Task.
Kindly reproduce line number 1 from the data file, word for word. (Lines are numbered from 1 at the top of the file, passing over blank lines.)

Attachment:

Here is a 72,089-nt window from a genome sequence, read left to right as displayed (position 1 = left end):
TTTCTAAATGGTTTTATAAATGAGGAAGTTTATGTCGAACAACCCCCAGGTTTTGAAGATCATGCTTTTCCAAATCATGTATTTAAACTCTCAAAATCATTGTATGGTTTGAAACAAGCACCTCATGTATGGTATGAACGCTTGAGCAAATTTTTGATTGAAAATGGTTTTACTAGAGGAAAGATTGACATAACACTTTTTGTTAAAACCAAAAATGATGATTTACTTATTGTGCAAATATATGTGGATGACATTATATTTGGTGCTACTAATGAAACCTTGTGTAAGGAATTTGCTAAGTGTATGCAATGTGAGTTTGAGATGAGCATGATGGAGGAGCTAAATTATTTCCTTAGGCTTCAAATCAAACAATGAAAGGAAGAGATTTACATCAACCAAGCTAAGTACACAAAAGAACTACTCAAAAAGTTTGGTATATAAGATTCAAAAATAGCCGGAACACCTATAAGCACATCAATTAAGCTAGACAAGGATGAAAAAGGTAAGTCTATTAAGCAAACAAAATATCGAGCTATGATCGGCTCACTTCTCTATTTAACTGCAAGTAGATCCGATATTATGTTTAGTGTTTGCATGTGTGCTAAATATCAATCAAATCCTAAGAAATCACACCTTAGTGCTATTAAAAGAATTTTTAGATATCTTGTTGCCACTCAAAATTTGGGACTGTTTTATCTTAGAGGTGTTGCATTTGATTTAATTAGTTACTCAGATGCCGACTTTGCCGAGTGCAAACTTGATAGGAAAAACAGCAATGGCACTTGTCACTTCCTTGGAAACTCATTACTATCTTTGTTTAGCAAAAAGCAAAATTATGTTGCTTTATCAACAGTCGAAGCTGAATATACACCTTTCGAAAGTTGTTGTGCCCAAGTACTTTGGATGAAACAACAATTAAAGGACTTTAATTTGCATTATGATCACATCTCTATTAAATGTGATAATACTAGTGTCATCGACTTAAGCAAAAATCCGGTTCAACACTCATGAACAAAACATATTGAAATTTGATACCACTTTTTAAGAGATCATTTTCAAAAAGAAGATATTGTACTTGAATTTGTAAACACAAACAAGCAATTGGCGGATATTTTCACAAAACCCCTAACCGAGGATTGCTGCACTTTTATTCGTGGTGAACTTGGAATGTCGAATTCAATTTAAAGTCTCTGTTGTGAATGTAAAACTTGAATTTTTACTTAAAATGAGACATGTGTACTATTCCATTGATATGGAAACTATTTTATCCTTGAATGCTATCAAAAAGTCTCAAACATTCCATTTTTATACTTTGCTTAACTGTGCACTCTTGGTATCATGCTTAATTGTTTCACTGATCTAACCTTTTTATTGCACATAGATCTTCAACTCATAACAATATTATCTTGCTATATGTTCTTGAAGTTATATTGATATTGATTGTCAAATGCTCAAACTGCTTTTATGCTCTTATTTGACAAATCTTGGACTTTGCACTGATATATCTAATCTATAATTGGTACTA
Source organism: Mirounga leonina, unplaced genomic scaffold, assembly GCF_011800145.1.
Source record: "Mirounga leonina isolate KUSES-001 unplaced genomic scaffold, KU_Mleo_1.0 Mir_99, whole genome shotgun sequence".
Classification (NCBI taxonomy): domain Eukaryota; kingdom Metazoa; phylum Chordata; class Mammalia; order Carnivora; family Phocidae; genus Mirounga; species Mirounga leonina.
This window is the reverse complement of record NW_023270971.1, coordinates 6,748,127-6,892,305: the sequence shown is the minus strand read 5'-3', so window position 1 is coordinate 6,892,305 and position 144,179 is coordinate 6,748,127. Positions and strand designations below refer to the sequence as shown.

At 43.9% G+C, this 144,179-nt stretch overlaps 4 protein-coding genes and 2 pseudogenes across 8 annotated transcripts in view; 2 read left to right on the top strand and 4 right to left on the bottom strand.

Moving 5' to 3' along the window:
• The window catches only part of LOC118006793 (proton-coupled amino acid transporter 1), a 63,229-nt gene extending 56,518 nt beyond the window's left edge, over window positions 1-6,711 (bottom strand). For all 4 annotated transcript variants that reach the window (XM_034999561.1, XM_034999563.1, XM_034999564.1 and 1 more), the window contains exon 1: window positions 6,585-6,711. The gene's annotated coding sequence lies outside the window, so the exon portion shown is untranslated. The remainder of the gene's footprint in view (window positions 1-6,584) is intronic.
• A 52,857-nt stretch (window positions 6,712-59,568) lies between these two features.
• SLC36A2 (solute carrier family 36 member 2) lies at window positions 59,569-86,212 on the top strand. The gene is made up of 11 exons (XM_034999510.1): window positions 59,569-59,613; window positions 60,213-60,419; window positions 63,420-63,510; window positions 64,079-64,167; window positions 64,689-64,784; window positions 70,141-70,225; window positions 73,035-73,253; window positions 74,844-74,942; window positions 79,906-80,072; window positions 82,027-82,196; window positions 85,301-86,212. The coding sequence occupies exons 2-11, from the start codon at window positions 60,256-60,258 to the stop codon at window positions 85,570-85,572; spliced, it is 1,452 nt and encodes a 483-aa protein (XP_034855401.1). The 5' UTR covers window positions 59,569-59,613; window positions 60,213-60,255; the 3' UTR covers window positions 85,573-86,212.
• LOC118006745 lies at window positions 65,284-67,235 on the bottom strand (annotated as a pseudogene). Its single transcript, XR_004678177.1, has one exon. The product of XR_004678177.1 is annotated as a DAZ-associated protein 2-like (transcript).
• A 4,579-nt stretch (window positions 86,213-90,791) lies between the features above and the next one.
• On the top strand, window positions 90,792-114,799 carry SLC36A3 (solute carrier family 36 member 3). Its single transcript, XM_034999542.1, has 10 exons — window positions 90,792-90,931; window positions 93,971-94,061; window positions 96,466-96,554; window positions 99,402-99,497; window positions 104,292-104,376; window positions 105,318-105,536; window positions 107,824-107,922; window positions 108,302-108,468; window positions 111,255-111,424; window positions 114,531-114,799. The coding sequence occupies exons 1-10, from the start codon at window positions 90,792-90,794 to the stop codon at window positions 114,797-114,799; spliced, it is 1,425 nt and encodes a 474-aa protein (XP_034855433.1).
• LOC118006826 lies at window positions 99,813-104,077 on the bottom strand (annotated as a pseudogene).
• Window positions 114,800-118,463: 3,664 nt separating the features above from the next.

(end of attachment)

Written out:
Here is a 72,089-nt window from a genome sequence, read left to right as displayed (position 1 = left end):